Meeting the woman who would later become my wife was never my plan. It just kind of happened. I was out at a bar with some friends, doing my usual routine of scoping out the dance floor looking for prospects, when I accidentally bumped into Patty. I was living in Seattle at the time but attending a sales training class in Atlanta, and she certainly looked the part of the modern-day Southern belle to me. One dance led to another, and one date led to many more, until I found myself standing at the altar one day getting married. We were definitely in love so getting married seemed like the right thing to do. The only problem was that my desire for a pornographic lifestyle hadn't really abated all that much. If anything, the stress and strain of the next few years of married life only increased my desire to pursue the "Great Escape" of my youth, that being masturbating to pornography in secret. When the stress or pressure would start to build up, or the boredom of my life would settle in, I would turn to my mood-altering drug to rescue me from the trials and tribulations of life and the emotional ups and downs of a real, committed relationship.

Many years and two children later, while still secretly using pornography, I discovered a new world of porn on the Internet while at work as a salesman in the computer industry. Suddenly, I found myself rapidly falling into a black hole of sorts with no defined limits on what kind of porn or how much I could see and experience. As was my custom, I indulged. And I quickly started to lose control. Eventually, even Internet porn didn't offer enough to keep me sufficiently interested and aroused. By now, my thought life was increasingly wrapped up in sexual thoughts and fantasies. Affair scenarios involving other women seemed to pop up constantly. By the time a real woman walked into my office one day and started flirting with me and making advances, I was an affair waiting to happen.

By the time she and I had exchanged a few flirtatious phone conversations and business meetings, I was well on my way to having an affair. Several months after it began, I confessed it to my wife, who was already beginning to suspect that something wasn't right. Eighteen months later, after what could only be described as an all-consuming, totally self-absorbed, increasingly compulsive and addictive relationship with this other woman, I divorced my wife of fifteen years and broke up our family of two boys.

I also lost my job and an opportunity at a promising business partnership with my brother. Friends and family soon abandoned me as well, and disappearing with them was my reputation and sense of self-worth.

Eventually, I gave up on my affair partner after discovering that she was also sleeping with at least five other guys who were also married and had families. I had gotten exactly what I deserved, and ironically enough, just what I was looking for—the kind of woman you find portrayed in porn. It had been a year since my divorce when I made this discovery. By then, my ex-wife had found somebody else as well, and not believing that I would ever change, was truly moving on with her life. I hit rock bottom around that time and even became suicidal as I started to wake up to the reality of the consequences I had invited into my life. That was about ten years ago. While I had achieved many of the goals and dreams I had set for my life back when I was a college student—a successful career, a wonderful marriage and family, lots of friends, a comfortable lifestyle living in the suburbs—I had somehow traded it all in for a lie and still wasn't sure how I could have been so stupid, so ignorant, so blind and unaware of what was going on around me to let a lifetime of hopes and dreams suddenly slip away like that. This is an abridged version of the more detailed story I tell about my journey through sexual addiction in my first book, Porn Nation: Conquering America's #1 Addiction.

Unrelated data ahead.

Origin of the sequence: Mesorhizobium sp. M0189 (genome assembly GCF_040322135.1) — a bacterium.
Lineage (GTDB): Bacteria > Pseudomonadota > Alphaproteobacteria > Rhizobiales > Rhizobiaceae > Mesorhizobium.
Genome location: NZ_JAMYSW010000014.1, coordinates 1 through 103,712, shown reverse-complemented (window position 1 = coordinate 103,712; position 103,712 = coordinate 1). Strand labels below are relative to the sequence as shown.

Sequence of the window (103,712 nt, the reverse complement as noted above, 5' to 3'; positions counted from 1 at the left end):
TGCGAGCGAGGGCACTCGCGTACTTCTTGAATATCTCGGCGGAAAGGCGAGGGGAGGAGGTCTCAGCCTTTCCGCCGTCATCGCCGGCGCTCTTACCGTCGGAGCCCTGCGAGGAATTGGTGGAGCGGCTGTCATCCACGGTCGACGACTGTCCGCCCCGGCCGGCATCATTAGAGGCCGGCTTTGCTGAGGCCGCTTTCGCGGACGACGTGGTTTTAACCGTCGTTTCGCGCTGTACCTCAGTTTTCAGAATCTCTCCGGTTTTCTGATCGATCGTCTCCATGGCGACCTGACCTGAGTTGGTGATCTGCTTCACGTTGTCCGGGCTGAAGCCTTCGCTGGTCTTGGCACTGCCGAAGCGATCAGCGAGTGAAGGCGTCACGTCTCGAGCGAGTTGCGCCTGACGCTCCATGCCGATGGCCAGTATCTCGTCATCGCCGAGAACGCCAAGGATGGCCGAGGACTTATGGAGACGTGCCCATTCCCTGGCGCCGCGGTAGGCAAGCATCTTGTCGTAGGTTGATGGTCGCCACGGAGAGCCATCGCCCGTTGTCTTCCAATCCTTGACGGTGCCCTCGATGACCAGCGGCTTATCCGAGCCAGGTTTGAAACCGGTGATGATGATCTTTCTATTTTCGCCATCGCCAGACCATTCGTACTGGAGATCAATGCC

BACK TO THE FUTURE

The development of my sexual attitudes, beliefs, and behaviors from the time I was a college student up until the present day has greatly influenced the choices I've made throughout my life, large and small. As a teen and twenty- something, I basically rebelled against what I thought was a sexually repressed, puritanical upbringing because I thought I knew it all, including what it meant to be a real man. I was convinced that Hugh Hefner had it right, that real men were sexually liberated conquerors and real women were sex starved and sensuous playthings whose main purpose in life was to give men sexual pleasure. So I indulged as much as I could. While some chose to remain abstinent during that season of life, and others would occasionally dip their toes in the pool of sexual exploration just to test the water, I was out there swimming laps in what felt like a race against time, convinced that my peers who weren't indulging were sticks-in-the-mud who were missing out on a good and harmless thing. In my later years, as I became wiser to the realities of love, sex, relationships, and even porn, I constantly found myself fighting battles in my mind and in my body against the lies I had told myself, lies that had created a considerable amount of inertia that was constantly pushing me in the opposite direction of where I wanted to go with my life. Even as my sexual attitudes and beliefs were slowly starting to change, certain sexual behaviors and habit patterns were slow to follow after decades of entrenched thinking and doing. These habitual patterns would take much more work and far longer to change than I ever imagined.